Talking PointMay 25 2023

Bonds: striking right balance between income and value is 'paramount'

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Bonds: striking right balance between income and value is 'paramount'
Ekaterina Bolovtsova via Pexels

Striking the right balance between income generation and preserving value in bonds has become paramount in the current volatile landscape, according to Scott Gallacher, director at Rowely Turton.

This is because in today's bond market, UK investors face a twofold challenge: rising yields offering apparent income opportunities, yet undermined by high inflation. 

Gallacher added: “While higher yields might seem attractive, it's crucial to remember that inflation erodes purchasing power, leaving investors with negative 'real' yields.”

The most recent inflation data published yesterday showed that it fell in April to 8.7 per cent from 10.1 per cent in March.

Although inflation has eased, the outlook is still uncertain with more rate hikes expected to bring it down further.

Rob Morgan, chief investment analyst at Charles Stanley said the recent rise in government bond yields was indicative of a leaning towards higher and longer-lasting inflation than previously anticipated. 

He added: “Financial markets are presently balancing the wide range of outcomes for inflation both globally and in the UK. For instance, the ten-year gilt yield is presently around 4.1 per cent having started the year at around 3.6 per cent. 

“This is keeping a lid on asset prices across the board as investors try to factor in the appropriate level of inflation and interest rate risk. All else being equal, higher inflation and interest rates to combat them is negative for most asset prices as investors require a higher rate of return, implying a lower starting value.”

Despite the uncertain global growth outlook and inflation remaining sticky, a recent note from Alliance Bernstein said opportunities remained in corporate bonds.

The note by Tiffanie Wong - senior vice president and director of fixed income responsible investing portfolio management and Timothy Kurpis, portfolio manager of investment grade credit., said: "At first blush, corporate fundamentals appear to be softening, with top-line growth and earnings showing signs of slowing. But context matters.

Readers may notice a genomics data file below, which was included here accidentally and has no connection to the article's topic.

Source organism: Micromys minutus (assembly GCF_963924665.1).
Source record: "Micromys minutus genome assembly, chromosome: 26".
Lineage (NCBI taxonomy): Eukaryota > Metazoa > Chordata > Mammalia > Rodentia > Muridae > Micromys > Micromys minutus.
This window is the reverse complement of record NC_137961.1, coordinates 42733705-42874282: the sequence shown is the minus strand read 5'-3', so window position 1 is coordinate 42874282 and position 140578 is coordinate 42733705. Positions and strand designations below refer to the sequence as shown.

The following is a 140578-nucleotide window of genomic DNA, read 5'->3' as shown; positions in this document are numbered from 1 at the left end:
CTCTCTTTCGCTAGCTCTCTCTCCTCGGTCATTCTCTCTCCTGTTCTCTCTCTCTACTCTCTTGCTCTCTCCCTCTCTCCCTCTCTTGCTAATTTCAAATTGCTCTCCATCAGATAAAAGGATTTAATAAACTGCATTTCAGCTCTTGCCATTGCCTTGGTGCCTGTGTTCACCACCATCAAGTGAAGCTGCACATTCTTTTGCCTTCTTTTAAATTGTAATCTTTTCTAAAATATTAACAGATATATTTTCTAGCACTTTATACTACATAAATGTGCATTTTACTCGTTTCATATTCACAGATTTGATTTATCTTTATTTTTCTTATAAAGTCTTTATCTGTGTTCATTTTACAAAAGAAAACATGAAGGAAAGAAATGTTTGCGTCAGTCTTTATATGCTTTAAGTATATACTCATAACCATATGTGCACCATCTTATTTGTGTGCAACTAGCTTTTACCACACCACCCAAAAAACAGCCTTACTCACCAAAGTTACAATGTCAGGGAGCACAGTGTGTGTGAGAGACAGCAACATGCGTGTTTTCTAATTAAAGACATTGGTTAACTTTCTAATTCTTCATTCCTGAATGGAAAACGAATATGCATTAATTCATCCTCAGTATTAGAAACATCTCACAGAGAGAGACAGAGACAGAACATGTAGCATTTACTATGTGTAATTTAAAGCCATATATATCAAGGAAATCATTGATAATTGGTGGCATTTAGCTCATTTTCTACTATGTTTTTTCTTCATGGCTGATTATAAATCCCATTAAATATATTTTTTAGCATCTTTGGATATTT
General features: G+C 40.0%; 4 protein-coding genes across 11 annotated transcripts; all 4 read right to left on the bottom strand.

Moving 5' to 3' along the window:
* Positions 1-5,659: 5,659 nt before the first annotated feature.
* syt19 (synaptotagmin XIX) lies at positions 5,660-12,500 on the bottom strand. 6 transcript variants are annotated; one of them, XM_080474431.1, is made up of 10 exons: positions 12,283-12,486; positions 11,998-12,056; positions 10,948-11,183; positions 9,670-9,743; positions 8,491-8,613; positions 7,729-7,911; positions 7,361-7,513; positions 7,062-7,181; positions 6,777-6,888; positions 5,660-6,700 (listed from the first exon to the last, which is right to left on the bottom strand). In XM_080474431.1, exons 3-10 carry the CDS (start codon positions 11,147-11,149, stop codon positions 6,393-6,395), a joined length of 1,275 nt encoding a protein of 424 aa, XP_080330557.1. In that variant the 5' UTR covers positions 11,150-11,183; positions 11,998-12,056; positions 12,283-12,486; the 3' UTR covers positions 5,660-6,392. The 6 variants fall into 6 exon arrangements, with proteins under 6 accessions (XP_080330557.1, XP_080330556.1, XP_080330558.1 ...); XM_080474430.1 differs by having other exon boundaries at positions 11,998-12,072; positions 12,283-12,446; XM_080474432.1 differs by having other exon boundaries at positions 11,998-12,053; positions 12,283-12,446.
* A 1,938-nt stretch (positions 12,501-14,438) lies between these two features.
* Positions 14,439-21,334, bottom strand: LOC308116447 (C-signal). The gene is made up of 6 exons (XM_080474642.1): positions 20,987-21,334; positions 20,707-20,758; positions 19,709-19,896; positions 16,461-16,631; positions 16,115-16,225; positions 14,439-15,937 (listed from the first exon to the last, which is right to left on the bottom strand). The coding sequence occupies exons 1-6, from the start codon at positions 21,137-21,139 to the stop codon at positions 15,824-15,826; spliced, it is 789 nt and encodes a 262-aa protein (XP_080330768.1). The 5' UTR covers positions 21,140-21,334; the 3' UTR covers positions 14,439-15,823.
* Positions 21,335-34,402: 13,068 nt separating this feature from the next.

"This inflection is coming from an initial position of strength. Both revenue growth and profit margins are coming off their highest levels in more than a decade. Moreover, issuers are managing their balance sheets conservatively, with both operating and sales costs declining as a percentage of revenue."

First-quarter earnings from investment-grade issuers have generally proven resilient, despite the unpredictable macroeconomic environment, the note added.

Meanwhile, for investors considering investment-grade corporates, the note said that valuations could make for a good entry point:  "Average prices for US dollar and Euro-denominated investment-grade bonds are at their lowest levels since the global financial crisis, due in large part to elevated interest rates. Lower prices should help to limit potential downside should the market experience volatility. 

"Meanwhile, global investment-grade credit spreads - the difference between corporate bond yields and government bond yields - have climbed back above long-term averages

"Of course, investment-grade bonds come with different risk/return profiles, and it’s important for investors to do their due diligence. In today’s volatile environment, high-quality bonds help investors play defense, but we also see some opportunities in select lower-rated investment-grade credit.

"The coming months are likely to offer another dose of mixed economic news. It can be difficult to make sense of it all and allocate assets accordingly. But given sound corporate fundamentals, compelling valuations and strong asset flows, we believe that investment-grade corporates deserve a closer look."